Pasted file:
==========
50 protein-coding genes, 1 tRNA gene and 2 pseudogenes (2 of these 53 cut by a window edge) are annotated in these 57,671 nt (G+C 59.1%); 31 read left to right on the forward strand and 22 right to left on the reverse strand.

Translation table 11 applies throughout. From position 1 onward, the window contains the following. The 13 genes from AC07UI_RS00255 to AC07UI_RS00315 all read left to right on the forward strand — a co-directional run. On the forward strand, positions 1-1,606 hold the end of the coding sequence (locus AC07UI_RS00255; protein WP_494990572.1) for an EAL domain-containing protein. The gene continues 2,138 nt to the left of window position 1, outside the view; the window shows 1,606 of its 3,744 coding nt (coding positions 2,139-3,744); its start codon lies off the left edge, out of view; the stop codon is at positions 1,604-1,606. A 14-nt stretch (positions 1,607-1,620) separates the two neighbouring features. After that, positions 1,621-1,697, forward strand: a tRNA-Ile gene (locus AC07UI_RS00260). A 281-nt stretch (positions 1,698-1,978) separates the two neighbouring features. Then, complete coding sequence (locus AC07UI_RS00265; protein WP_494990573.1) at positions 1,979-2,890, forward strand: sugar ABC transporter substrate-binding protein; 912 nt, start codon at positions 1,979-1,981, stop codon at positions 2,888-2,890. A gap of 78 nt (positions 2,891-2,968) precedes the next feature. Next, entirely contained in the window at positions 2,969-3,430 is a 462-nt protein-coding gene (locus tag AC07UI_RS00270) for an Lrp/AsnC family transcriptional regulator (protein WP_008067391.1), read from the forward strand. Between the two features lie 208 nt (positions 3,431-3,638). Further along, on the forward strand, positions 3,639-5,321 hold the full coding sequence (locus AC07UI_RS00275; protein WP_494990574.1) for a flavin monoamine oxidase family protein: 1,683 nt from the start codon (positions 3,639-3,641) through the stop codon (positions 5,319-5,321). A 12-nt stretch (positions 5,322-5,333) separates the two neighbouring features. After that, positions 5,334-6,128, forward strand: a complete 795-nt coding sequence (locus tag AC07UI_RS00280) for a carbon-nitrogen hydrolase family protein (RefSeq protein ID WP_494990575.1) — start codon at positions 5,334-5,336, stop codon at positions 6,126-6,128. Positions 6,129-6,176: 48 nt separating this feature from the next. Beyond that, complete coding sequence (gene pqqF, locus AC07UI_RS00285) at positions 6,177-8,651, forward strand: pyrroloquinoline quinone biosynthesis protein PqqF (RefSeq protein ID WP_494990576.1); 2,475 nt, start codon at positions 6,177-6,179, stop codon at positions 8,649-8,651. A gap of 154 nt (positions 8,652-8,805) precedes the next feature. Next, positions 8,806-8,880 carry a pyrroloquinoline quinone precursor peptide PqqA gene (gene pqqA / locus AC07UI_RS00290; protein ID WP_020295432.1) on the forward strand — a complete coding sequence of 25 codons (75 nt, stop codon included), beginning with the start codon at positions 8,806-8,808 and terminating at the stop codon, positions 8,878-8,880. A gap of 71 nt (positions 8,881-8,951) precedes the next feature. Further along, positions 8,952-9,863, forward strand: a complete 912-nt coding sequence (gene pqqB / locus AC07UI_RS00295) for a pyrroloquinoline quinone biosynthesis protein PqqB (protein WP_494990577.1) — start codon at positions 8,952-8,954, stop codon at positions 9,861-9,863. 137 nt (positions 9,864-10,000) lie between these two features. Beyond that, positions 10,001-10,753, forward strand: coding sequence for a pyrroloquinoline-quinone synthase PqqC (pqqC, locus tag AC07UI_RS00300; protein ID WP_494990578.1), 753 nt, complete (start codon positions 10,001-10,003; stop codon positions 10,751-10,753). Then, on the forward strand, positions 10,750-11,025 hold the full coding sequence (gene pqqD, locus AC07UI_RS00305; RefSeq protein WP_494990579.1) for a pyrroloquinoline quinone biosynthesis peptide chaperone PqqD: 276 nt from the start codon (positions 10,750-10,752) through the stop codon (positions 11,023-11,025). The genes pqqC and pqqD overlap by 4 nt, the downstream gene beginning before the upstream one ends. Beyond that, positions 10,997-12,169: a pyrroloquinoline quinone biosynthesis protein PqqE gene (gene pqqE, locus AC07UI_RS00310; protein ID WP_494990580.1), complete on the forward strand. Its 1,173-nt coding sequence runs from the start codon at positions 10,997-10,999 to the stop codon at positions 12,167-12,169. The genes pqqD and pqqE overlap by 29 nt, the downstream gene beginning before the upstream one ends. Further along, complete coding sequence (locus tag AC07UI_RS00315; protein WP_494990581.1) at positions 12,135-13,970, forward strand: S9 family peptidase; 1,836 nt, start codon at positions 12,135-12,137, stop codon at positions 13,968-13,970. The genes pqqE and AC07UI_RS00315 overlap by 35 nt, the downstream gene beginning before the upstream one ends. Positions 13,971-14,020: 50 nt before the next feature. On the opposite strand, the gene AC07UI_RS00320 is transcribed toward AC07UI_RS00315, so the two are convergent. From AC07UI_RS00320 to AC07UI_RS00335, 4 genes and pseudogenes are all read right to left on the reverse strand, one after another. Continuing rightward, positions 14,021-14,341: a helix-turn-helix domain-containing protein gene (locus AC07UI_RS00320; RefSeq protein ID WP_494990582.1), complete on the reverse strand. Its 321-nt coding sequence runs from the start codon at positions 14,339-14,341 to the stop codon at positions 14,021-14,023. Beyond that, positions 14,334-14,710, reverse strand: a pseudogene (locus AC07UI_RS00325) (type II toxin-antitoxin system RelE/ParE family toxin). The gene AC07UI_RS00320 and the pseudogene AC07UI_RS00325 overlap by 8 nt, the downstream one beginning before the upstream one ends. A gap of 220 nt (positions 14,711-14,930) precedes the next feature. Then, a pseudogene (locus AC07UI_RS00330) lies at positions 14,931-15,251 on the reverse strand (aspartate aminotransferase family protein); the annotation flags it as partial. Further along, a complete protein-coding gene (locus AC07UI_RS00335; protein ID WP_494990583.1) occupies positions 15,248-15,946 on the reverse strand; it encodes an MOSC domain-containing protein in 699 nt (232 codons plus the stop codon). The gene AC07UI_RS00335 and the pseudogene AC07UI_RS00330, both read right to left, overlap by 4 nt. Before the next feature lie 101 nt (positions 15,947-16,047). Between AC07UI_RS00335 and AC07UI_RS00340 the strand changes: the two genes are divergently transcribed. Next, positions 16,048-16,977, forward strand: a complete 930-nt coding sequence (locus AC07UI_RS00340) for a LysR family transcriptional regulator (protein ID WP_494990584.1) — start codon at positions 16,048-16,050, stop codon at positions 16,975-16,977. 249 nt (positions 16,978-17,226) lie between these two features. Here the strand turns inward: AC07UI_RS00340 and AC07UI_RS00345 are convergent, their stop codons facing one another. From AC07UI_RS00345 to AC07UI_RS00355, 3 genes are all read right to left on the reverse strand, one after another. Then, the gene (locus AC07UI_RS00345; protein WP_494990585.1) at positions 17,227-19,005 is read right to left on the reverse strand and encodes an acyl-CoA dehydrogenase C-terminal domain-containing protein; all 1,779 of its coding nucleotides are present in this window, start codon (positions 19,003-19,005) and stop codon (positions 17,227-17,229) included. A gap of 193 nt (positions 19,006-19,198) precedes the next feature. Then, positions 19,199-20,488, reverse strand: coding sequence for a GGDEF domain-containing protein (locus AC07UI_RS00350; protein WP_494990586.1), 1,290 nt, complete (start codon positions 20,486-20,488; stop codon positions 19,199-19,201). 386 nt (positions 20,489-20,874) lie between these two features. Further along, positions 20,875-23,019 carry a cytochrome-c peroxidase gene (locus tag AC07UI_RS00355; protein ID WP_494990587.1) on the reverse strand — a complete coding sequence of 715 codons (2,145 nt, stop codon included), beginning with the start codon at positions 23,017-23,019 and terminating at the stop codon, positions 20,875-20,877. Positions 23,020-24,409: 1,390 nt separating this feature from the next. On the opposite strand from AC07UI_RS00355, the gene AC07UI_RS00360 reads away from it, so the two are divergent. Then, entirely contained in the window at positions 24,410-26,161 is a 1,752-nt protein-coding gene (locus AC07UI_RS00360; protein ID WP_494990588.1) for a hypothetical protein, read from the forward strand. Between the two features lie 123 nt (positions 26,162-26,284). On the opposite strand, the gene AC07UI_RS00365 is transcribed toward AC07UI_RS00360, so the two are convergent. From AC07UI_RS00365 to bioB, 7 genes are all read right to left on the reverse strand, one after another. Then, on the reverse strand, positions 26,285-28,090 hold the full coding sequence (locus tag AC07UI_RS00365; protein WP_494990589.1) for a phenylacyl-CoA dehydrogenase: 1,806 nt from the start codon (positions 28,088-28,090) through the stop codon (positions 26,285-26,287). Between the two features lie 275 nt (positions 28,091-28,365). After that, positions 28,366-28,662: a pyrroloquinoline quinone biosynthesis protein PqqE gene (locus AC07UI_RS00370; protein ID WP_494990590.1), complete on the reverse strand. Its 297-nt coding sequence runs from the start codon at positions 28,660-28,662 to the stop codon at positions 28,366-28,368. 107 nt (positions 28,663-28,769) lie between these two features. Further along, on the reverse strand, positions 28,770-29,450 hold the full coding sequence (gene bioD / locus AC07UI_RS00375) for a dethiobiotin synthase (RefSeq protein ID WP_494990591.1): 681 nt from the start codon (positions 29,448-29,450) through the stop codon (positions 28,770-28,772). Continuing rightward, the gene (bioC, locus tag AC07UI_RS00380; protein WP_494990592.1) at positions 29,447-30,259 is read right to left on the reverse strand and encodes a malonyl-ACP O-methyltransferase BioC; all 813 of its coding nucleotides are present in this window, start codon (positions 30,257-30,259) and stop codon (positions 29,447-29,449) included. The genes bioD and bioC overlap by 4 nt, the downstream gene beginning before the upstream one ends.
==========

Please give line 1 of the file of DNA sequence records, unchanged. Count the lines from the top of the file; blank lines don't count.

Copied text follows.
50 protein-coding genes, 1 tRNA gene and 2 pseudogenes (2 of these 53 cut by a window edge) are annotated in these 57,671 nt (G+C 59.1%); 31 read left to right on the forward strand and 22 right to left on the reverse strand.